Khoa học máy tính - Chapter 17: Theoretical issues in distributed systems

Using local clocks in processes Logical clocks Vector clocks Include process ids in timestamps for total ordering It is not possible to record the global state of a system Chandy-Lamport algorithm obtains consistent recording of process states using special messages called markers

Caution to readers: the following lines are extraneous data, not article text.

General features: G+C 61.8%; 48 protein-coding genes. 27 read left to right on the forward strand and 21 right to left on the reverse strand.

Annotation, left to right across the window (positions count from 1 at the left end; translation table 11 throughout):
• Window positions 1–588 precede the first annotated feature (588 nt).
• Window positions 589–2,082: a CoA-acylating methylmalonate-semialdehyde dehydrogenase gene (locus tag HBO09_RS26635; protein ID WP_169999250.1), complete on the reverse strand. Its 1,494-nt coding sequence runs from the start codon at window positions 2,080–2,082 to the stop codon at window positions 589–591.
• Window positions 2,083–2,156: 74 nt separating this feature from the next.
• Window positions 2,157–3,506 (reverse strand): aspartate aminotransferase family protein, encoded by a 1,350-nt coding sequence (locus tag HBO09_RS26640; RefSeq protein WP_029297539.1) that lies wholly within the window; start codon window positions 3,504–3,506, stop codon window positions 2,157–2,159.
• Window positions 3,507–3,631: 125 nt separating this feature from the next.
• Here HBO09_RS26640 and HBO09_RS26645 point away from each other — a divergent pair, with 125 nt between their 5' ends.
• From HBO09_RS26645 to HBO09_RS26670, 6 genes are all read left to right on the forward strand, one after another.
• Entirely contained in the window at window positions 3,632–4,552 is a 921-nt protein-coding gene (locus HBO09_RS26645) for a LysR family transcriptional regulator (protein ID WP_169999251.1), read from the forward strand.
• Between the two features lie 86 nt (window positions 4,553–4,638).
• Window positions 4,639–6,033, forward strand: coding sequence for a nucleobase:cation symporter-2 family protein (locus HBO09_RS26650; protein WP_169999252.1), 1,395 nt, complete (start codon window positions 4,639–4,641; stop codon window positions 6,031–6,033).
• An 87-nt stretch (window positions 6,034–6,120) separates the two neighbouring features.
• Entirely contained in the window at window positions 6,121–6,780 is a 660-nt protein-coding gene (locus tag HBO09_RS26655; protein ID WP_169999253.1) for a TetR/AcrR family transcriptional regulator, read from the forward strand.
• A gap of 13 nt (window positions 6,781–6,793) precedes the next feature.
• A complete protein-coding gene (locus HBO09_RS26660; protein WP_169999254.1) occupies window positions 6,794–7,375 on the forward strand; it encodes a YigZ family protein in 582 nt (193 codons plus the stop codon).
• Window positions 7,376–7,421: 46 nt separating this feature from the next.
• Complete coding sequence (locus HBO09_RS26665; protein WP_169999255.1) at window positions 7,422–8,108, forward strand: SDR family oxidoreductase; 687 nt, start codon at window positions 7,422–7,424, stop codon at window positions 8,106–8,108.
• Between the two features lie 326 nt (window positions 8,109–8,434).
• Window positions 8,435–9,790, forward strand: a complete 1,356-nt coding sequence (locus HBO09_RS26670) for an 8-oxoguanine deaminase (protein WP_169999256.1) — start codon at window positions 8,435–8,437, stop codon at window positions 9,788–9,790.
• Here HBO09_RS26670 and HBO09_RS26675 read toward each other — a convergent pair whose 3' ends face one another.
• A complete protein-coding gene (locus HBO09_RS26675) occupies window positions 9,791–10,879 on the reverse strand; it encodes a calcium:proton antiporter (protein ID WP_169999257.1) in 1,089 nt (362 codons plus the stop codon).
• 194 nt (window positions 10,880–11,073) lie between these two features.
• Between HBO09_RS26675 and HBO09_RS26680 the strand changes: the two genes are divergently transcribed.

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Chapter 17Theoretical Issues in Distributed SystemsCopyright © 20081Operating Systems, by Dhananjay Dhamdhere*IntroductionNotions of Time and StateStates and Events in a Distributed SystemTime, Clocks and Event PrecedencesRecording the State of a Distributed System2Operating Systems, by Dhananjay Dhamdhere*Notions of Time and StateTime indicates when an event occurredState of an entity is the condition/mode of its beingDepends on its featuresGlobal state of a system comprises the states of all entities in the system at a specific instant of timeOS uses the notions of time and state for performing scheduling of resources and the CPU:Find chronological order in which requests occurredDistributed OS uses them for recoveryProblem: lack of global clock in distributed systems3Operating Systems, by Dhananjay Dhamdhere*States and Events in a Distributed SystemLocal and Global StatesEvents4Operating Systems, by Dhananjay Dhamdhere*Local and Global StatesEach entity in a system has its own stateState of a memory cell is the value contained in itState of CPU is contents of PSW and GPRsState of process:State of memory allocated to it, CPU state (if running), state of interprocess communicationThe state of an entity is a local stateState of process Pk at time t: SktGlobal state: collection of local states of all entities at the same instant of timeGlobal state of system at time t: St={S1t, S2t,, Snt}5Operating Systems, by Dhananjay Dhamdhere*EventsAn event can be: sending/receiving a message (over a channel), or other (no messages involved)Channel: an interprocess communication pathProcess state changes when an event occurs in itWe represent an event as follows:(process id, old state, new state, event description, channel, message)Channel and message are “–” if event does not involve sending or receiving of a message6Operating Systems, by Dhananjay Dhamdhere*Time, Clocks, and Event PrecedencesGlobal clock: abstract clock that can be accessed from different sites of a distributed system with identical resultsCannot be implemented in practice due to unbounded communication delaysAlternative: use local clocks in processesLocal clocks should be reasonably well synchronized7Operating Systems, by Dhananjay Dhamdhere*Event Precedencee1 → e2 indicates event e1 precedes e2 in timei.e., e1 occurred before e2Event ordering implies arranging a set of events in a sequence such that each event in the sequence precedes the next oneA total order (with respect to “→”) exists if all events that can occur in a system can be orderedA partial order implies that some events can be ordered but not all events can be orderedA casual relationship is used to deduce precedencesA “message send” event precedes “message receive”8Operating Systems, by Dhananjay Dhamdhere*Event Precedence (continued)ei precedes ej : If ek and el exist such that ek →el , ei → ek or ei ≡ ek, and el →ej or el ≡ ej ei follows ej : If eg and eh exist such that eg → eh, ej →eg or ej ≡ eg, and eh →ei or eh ≡ eiei is concurrent with ej : If ei neither precedes nor follows ej9Operating Systems, by Dhananjay Dhamdhere*Example: Event PrecedenceTiming diagram: plot of the activities of different processes against timeEvents in Pi are denoted as ei1, ei2, ..e23 is a message send event for message m1e12 is a message receive event10Operating Systems, by Dhananjay Dhamdhere*Logical ClocksTimestamping (according to local clock) of events provides a direct method of event orderingClocks are loosely synchronized using causality11Operating Systems, by Dhananjay Dhamdhere*Logical Clocks (continued)A logical clock (LCk) is incremented by 1 only when an event occurs in process Pkts(ei) vts(ej )[l]vts(ei ) < vts(ej )[l] if and only if ei → ej15Operating Systems, by Dhananjay Dhamdhere*Example: Synchronization of Vector ClocksTotal order can be obtained using a pair pvts(ei) ≡ (local time, process id) as timestamp of ei16Operating Systems, by Dhananjay Dhamdhere*Recording the State of a Distributed SystemProblem: it is not possible to get all nodes to record their states at the same time instantLocal clocks are not perfectly synchronizedAny other collection of local states may be inconsistentAlternative: algorithm for obtaining a consistent collection of local statesCollected state not a substitute for the global stateHowever, has properties that facilitate some of the control functions in a distributed OS17Operating Systems, by Dhananjay Dhamdhere*Recording the State of a Distributed System (continued)Example: inconsistent state recordingBanking application: P1 in N1 and P2 in N2Actions:P1 debits $100 to account A in node N1P1 sends message to P2 to credit $100 to account BP2 credits $100 to account B in node N2Inconsistent if A’s balance is recorded before (1) and B’s balance is recorded after (3)18Operating Systems, by Dhananjay Dhamdhere*Consistent State RecordingState recording: collection of local states of entities in a system obtained through some algorithmConsistent state recording: one in which process states of every pair of processes in the system are consistent according to:19Operating Systems, by Dhananjay Dhamdhere*Properties of a Consistent State RecordingA cutProcess states are recorded at tP1.. tP420Operating Systems, by Dhananjay Dhamdhere*Properties of a Consistent State Recording (continued)“A cut is taken” means that a collection of local states is recordedA cut represents a consistent state recording of a system if the states of each pair of processes satisfy Definition 17.1State of a channel is the set of messages it containsA cut may intersect with a message:Forward or backward intersectionBackward intersection makes a cut inconsistent21Operating Systems, by Dhananjay Dhamdhere*Properties of a Consistent State Recording (continued)Consistency condition for a cut:CC: Cut C represents a consistent state recording of a distributed system if future of cut is closed under the precedes relation on events (closed under “→”)22Chandy–Lamport Algorithm for state recordingAssumptions of the algorithmChannels are FIFOChannels are unidirectionalChannels have unbounded message buffering capacitiesThe state of a process indicates the messages sent and received by itA special message called a marker is sent to ask a process to record its stateProcess receives markers over all channels incident on itRecords state of channel over which it received a markerIf it is the first marker received, it also records its own stateOperating Systems, by Dhananjay Dhamdhere*23Operating Systems, by Dhananjay Dhamdhere*An Algorithm for Consistent State RecordingNotation:Receivedij : Messages received by Pj over channel ChijRecorded_recdij : Messages recorded as received in the state of Pj24Operating Systems, by Dhananjay Dhamdhere*Example: Operation of the Chandy−Lamport Algorithm25Operating Systems, by Dhananjay Dhamdhere*Example: Recorded State versus Global State26Operating Systems, by Dhananjay Dhamdhere*SummaryOperating systems use notions of time and stateLocal state: State of an entityGlobal state: States of all entities at the same time instantPrecedence of events may be deduced using the causal relationship, i.e., cause-and-effect relationship, and transitivity property of precedenceSome events may be concurrentIt is laborious to deduce the precedence of events by using transitivity, hence timestamps are used insteadUse local clocks in processes 27Operating Systems, by Dhananjay Dhamdhere*SummaryUsing local clocks in processesLogical clocksVector clocksInclude process ids in timestamps for total orderingIt is not possible to record the global state of a systemChandy-Lamport algorithm obtains consistent recording of process states using special messages called markers28